Tag Archives: Peter

Pentecost for Everyone

Watch and Wonder

Elizabeth Adkisson tells the Pentecost story (Acts 2:1-21)

You can also listen to the Pentecost narrative on Story Divine (though nobody tells it like Elizabeth). What follows are story learning and telling prompts meant for all ages.

Wonder Word

Pentecost: The word “pentecost” comes from a Greek word which means “fifty.” Pentecost is the fiftieth day–its tradition began in Judaism as a celebration of the fiftieth day after Passover. For Christians, it is the fiftieth day after Easter and celebrates the beginning of the church.

Map It!

People were gathered from far and wide on the day of Pentecost. Check out this map–it shows you how far people traveled to worship in Jerusalem on that day! I wonder what it must have been like to be gathered in a room with people from so many different places, speaking so many different languages…

 

Pentecost lands

 

 

 

 

Can you PICTURE that?

Take a plain piece of paper and fold it into quarters. Unfold. Using the sections draw each of the following to tell the first part of the story:

1. When the day of Pentecost had come, they were all together in one place.
2. And suddenly from heaven there came a sound like the rush of a violent wind, and it filled the entire house where they were sitting.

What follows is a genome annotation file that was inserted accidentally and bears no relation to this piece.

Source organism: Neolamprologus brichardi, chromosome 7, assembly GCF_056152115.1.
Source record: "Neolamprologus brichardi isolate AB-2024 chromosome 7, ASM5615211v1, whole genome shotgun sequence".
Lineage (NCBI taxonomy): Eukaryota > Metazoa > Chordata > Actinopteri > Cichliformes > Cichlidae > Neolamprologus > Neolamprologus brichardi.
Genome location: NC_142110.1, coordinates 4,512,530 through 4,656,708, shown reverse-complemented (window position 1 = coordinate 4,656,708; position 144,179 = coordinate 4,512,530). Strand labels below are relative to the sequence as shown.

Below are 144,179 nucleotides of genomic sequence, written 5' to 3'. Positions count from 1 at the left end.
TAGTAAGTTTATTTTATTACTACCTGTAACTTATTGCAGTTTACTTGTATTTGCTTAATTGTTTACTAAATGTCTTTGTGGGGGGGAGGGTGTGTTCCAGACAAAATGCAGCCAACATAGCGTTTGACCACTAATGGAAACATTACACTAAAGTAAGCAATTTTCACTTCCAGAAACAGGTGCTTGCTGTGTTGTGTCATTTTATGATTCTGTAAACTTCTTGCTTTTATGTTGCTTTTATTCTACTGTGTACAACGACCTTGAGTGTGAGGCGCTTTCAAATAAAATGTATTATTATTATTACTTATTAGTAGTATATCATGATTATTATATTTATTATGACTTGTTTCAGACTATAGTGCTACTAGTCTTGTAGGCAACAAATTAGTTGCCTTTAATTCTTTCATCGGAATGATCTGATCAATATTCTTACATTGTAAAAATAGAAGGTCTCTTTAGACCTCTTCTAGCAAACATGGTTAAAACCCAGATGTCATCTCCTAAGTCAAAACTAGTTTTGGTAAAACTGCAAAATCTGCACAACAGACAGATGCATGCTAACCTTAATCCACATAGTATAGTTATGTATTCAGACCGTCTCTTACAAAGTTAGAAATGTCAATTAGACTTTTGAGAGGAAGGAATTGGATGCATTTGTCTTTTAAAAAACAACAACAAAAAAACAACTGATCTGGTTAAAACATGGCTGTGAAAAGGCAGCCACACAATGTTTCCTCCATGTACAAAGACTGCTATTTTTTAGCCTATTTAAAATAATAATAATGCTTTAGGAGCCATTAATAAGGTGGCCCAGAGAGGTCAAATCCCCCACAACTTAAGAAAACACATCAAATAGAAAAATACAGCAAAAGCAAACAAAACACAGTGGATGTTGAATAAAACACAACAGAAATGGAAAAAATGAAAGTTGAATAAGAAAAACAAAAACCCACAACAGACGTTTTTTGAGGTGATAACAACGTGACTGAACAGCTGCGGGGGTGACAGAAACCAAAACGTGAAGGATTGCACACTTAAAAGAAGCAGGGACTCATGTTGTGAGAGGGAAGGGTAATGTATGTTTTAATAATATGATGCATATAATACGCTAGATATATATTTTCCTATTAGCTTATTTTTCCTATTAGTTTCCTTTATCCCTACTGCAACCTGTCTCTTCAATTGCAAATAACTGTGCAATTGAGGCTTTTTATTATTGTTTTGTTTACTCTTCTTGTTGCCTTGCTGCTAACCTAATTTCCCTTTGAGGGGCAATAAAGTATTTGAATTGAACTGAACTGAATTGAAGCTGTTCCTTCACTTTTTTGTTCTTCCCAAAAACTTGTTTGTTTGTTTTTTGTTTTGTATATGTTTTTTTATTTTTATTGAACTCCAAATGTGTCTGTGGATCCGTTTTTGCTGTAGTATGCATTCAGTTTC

3. Divided tongues, as of fire, appeared among them, and a tongue rested on each of them.
4. All of them were filled with the Holy Spirit and began to speak in other languages, as the Spirit gave them ability.

Using only your picture, tell the first part of the story to someone else!

Going Deeper

Imagine what it would have been like to be gathered with people who spoke so many different languages–to be in a room with a bunch of people you couldn’t understand for worship.

1. What might it have felt like to suddenly understand one another?
2. Sometimes it is hard to understand even when we speak the same language! Is there anything you have a hard time understanding during worship?
3. Tell a story about a time you finally understood something.

 

 

Too strange NOT to tell: The Transfiguration

Learn the story of the transfiguration, or simply watch the video and do the “Ways to Wonder” exercises near the end of the post.

And be sure to check out Story Divine to hear more stories from the lectionary, along with personal storytelling prompts!

WATCH and WONDER

Matthew 17:1-9
The Story of the Transfiguration
as told by MaryAnn McKibben Dana

The transfiguration story is a strange one indeed. Many people have wondered what to make of this story. Storytelling the transfiguration is a wonderful way to connect with the story and to draw others into the experience on the mountain. Who knows–maybe we will be transfigured in the telling! I challenge to you to tell the transfiguration story BY HEART on Transfiguration Sunday this year. Here is a link to the text courtesy of gotell.org!

WONDER WORDS

Tranfiguration is the “act of being transfigured.” To be “transfigured” is to “change in outward appearance; transform” or “to change so as to glorify or exalt.” (dictionary.com) In this story, Jesus is transfigured on the mountain. What does the story say that transfiguration looked like?